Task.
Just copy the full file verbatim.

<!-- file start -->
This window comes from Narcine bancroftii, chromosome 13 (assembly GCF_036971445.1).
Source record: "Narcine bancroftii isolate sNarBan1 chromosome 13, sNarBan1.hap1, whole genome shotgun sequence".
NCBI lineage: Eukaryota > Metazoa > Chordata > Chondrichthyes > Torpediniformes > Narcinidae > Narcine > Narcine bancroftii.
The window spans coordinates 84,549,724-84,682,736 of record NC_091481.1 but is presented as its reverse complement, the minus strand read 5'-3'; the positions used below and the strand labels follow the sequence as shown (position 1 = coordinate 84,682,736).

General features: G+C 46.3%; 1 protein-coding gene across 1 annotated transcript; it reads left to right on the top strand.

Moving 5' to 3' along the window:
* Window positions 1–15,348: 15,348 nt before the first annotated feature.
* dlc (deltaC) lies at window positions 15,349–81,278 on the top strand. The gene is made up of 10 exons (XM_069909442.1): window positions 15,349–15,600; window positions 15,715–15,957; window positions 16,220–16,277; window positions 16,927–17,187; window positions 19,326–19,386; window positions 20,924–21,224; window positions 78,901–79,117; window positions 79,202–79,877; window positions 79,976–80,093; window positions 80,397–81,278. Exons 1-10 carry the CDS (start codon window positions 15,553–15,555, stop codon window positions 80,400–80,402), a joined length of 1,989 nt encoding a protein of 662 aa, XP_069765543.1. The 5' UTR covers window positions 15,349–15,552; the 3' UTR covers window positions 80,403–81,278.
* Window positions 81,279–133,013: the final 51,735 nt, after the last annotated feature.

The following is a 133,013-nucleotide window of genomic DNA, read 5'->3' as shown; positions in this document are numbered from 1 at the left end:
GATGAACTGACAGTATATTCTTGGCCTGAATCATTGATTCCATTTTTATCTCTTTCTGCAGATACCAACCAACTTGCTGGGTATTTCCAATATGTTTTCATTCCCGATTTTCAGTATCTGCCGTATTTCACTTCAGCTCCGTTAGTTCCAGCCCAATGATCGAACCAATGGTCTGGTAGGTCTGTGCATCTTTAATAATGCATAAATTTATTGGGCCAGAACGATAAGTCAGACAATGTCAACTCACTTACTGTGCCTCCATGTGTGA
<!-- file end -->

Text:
This window comes from Narcine bancroftii, chromosome 13 (assembly GCF_036971445.1).
Source record: "Narcine bancroftii isolate sNarBan1 chromosome 13, sNarBan1.hap1, whole genome shotgun sequence".
NCBI lineage: Eukaryota > Metazoa > Chordata > Chondrichthyes > Torpediniformes > Narcinidae > Narcine > Narcine bancroftii.
The window spans coordinates 84,549,724-84,682,736 of record NC_091481.1 but is presented as its reverse complement, the minus strand read 5'-3'; the positions used below and the strand labels follow the sequence as shown (position 1 = coordinate 84,682,736).

General features: G+C 46.3%; 1 protein-coding gene across 1 annotated transcript; it reads left to right on the top strand.

Moving 5' to 3' along the window:
* Window positions 1–15,348: 15,348 nt before the first annotated feature.
* dlc (deltaC) lies at window positions 15,349–81,278 on the top strand. The gene is made up of 10 exons (XM_069909442.1): window positions 15,349–15,600; window positions 15,715–15,957; window positions 16,220–16,277; window positions 16,927–17,187; window positions 19,326–19,386; window positions 20,924–21,224; window positions 78,901–79,117; window positions 79,202–79,877; window positions 79,976–80,093; window positions 80,397–81,278. Exons 1-10 carry the CDS (start codon window positions 15,553–15,555, stop codon window positions 80,400–80,402), a joined length of 1,989 nt encoding a protein of 662 aa, XP_069765543.1. The 5' UTR covers window positions 15,349–15,552; the 3' UTR covers window positions 80,403–81,278.
* Window positions 81,279–133,013: the final 51,735 nt, after the last annotated feature.

The following is a 133,013-nucleotide window of genomic DNA, read 5'->3' as shown; positions in this document are numbered from 1 at the left end:
GATGAACTGACAGTATATTCTTGGCCTGAATCATTGATTCCATTTTTATCTCTTTCTGCAGATACCAACCAACTTGCTGGGTATTTCCAATATGTTTTCATTCCCGATTTTCAGTATCTGCCGTATTTCACTTCAGCTCCGTTAGTTCCAGCCCAATGATCGAACCAATGGTCTGGTAGGTCTGTGCATCTTTAATAATGCATAAATTTATTGGGCCAGAACGATAAGTCAGACAATGTCAACTCACTTACTGTGCCTCCATGTGTGA